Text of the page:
What Does Frequent Blood Donation Do to the Donor?
Blood transfusions have been around for hundreds of years, and plenty of research and sacrifice went into making it safe and for the recipient. There hasn't been nearly as much research into what it does to the donor. We know the human body will replace the required amount of blood in time. The volume will stabilize in about 24 hours, but there's a lot more to blood than just water. What about iron and hemoglobin? And what happens to the generous people who donate blood on a regular basis? Donation centers do not normally check for iron levels before drawing blood. They check for anemia, which is not the same thing. Frequent donors often live just on the edge of anemia, so how does this affect their lives? An experiment identified 79 donors with low iron levels after donating blood. Half were given intravenous iron, and the other half were given saline. Four to six months later, the two groups showed no measurable difference in blood quality, cognitive function, or quality of life. However, women under 50 benefitted the most from the intravenous iron supplement. The implication of this study shows that regular blood donation does not significantly affect the donor, but does lead to some new recommendations for best practices concerning frequent donors that show signs of anemia. Read about the effects of blood donation at Stat. -via Damn Interesting(Image credit: Bisajunisa) #blood #blooddonation #iron #hemoglobin #anemia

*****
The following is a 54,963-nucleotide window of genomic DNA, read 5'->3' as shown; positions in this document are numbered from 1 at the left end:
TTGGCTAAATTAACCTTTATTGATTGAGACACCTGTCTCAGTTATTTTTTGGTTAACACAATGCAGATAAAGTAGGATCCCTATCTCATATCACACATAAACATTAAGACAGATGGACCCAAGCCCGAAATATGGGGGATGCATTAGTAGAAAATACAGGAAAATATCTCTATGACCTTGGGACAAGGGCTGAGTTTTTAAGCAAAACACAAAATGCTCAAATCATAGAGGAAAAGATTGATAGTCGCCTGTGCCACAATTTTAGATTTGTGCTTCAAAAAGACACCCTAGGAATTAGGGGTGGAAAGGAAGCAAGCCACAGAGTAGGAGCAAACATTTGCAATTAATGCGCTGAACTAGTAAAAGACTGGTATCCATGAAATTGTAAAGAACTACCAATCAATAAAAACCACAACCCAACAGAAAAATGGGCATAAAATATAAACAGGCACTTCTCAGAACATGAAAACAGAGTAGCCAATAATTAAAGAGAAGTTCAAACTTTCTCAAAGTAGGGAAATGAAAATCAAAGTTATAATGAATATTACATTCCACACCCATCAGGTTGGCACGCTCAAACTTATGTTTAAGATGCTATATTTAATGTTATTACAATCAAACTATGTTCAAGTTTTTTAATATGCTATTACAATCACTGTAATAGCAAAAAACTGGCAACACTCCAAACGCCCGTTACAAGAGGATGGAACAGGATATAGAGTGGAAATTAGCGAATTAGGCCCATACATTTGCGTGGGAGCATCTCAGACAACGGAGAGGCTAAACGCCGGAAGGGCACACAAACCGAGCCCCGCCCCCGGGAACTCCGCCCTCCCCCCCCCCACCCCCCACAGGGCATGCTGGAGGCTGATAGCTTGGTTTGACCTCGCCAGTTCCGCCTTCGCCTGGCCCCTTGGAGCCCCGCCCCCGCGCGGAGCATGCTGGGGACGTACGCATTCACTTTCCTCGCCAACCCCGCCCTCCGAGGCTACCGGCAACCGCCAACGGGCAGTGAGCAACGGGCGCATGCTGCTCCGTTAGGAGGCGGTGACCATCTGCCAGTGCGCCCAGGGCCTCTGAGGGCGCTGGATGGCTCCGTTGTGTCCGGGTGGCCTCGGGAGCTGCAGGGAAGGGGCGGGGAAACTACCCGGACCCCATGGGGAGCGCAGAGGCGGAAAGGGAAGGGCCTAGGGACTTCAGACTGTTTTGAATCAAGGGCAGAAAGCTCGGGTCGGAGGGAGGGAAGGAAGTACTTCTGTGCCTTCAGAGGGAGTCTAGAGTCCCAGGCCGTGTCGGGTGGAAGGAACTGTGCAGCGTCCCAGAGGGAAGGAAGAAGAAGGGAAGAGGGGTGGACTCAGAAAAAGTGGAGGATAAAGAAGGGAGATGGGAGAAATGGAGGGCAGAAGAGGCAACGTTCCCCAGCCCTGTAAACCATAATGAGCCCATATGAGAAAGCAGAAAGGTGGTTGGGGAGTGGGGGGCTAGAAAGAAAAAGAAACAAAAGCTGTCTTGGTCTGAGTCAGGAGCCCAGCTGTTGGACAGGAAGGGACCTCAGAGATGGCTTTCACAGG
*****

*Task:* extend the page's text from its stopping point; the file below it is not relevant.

Life in Space Can Destroy Our Blood
The human body normally destroys two million red blood cells every second in a process known as hemolysis. These cells are replaced by new red blood cells. But the process is accelerated in space, a phenomenon called "space anemia." In a microgravity environment, such as the International Space Station, the body's fluids shift and the blood loses about 10% of its water volume. To compensate, the astronaut's body will destroy 10% of its red blood cells to balance out cells and plasma. This has been known for decades, but it was assumed that with time, the rate of hemolysis would stabilize, and the blood would return to normal when the astronaut returned to earth. However, an experiment involving 14 astronauts who lived on the ISS for six months found that three million red blood cells were destroyed every second, 54% more than normal, for the entire time they were in orbit. Thirteen of the astronauts had blood drawn soon after landing, and five were diagnosed as clinically anemic. But the big news was that a year later, the astronauts rate of hemolysis was still 30% higher than normal! This finding could have huge implications for long stints in space, as in the months of travel necessary to reach Mars. Read about space anemia at Ars Technica.(Image credit: NASA) #astronaut #anemia #redbloodcell #spaceanemia
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